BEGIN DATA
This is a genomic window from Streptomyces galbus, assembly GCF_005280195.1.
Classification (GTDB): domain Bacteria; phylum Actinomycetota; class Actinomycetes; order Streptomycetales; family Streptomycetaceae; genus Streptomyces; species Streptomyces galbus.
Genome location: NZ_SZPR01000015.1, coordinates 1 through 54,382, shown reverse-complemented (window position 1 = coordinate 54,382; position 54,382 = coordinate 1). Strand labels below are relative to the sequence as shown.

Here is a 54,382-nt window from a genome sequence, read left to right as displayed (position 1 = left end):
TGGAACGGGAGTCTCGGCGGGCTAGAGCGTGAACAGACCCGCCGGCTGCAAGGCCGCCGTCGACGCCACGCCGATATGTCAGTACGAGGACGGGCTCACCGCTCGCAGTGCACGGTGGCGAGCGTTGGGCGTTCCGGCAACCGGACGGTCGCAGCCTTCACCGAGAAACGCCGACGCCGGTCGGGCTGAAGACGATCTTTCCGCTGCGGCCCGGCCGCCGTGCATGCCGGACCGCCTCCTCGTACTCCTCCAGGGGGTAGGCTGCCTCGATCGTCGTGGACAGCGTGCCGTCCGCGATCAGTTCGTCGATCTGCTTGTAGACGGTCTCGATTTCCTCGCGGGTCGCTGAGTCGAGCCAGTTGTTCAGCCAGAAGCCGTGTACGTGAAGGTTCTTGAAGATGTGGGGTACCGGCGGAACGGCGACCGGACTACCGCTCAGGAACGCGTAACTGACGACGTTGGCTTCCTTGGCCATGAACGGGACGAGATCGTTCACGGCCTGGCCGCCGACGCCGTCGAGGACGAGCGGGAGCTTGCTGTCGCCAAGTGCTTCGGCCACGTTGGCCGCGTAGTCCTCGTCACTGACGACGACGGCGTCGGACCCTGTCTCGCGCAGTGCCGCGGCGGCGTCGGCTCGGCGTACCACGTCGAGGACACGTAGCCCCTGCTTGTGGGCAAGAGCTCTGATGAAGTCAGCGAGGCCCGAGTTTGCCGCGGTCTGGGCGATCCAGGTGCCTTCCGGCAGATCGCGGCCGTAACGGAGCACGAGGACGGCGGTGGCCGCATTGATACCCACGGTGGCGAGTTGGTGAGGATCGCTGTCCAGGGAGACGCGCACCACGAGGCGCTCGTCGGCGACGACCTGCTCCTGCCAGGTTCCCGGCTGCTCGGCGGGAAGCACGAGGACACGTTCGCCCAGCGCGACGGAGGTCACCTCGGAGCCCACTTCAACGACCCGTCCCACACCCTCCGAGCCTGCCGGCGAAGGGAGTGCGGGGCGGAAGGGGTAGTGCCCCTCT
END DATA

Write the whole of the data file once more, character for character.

This is a genomic window from Streptomyces galbus, assembly GCF_005280195.1.
Classification (GTDB): domain Bacteria; phylum Actinomycetota; class Actinomycetes; order Streptomycetales; family Streptomycetaceae; genus Streptomyces; species Streptomyces galbus.
Genome location: NZ_SZPR01000015.1, coordinates 1 through 54,382, shown reverse-complemented (window position 1 = coordinate 54,382; position 54,382 = coordinate 1). Strand labels below are relative to the sequence as shown.

Here is a 54,382-nt window from a genome sequence, read left to right as displayed (position 1 = left end):
TGGAACGGGAGTCTCGGCGGGCTAGAGCGTGAACAGACCCGCCGGCTGCAAGGCCGCCGTCGACGCCACGCCGATATGTCAGTACGAGGACGGGCTCACCGCTCGCAGTGCACGGTGGCGAGCGTTGGGCGTTCCGGCAACCGGACGGTCGCAGCCTTCACCGAGAAACGCCGACGCCGGTCGGGCTGAAGACGATCTTTCCGCTGCGGCCCGGCCGCCGTGCATGCCGGACCGCCTCCTCGTACTCCTCCAGGGGGTAGGCTGCCTCGATCGTCGTGGACAGCGTGCCGTCCGCGATCAGTTCGTCGATCTGCTTGTAGACGGTCTCGATTTCCTCGCGGGTCGCTGAGTCGAGCCAGTTGTTCAGCCAGAAGCCGTGTACGTGAAGGTTCTTGAAGATGTGGGGTACCGGCGGAACGGCGACCGGACTACCGCTCAGGAACGCGTAACTGACGACGTTGGCTTCCTTGGCCATGAACGGGACGAGATCGTTCACGGCCTGGCCGCCGACGCCGTCGAGGACGAGCGGGAGCTTGCTGTCGCCAAGTGCTTCGGCCACGTTGGCCGCGTAGTCCTCGTCACTGACGACGACGGCGTCGGACCCTGTCTCGCGCAGTGCCGCGGCGGCGTCGGCTCGGCGTACCACGTCGAGGACACGTAGCCCCTGCTTGTGGGCAAGAGCTCTGATGAAGTCAGCGAGGCCCGAGTTTGCCGCGGTCTGGGCGATCCAGGTGCCTTCCGGCAGATCGCGGCCGTAACGGAGCACGAGGACGGCGGTGGCCGCATTGATACCCACGGTGGCGAGTTGGTGAGGATCGCTGTCCAGGGAGACGCGCACCACGAGGCGCTCGTCGGCGACGACCTGCTCCTGCCAGGTTCCCGGCTGCTCGGCGGGAAGCACGAGGACACGTTCGCCCAGCGCGACGGAGGTCACCTCGGAGCCCACTTCAACGACCCGTCCCACACCCTCCGAGCCTGCCGGCGAAGGGAGTGCGGGGCGGAAGGGGTAGTGCCCCTCT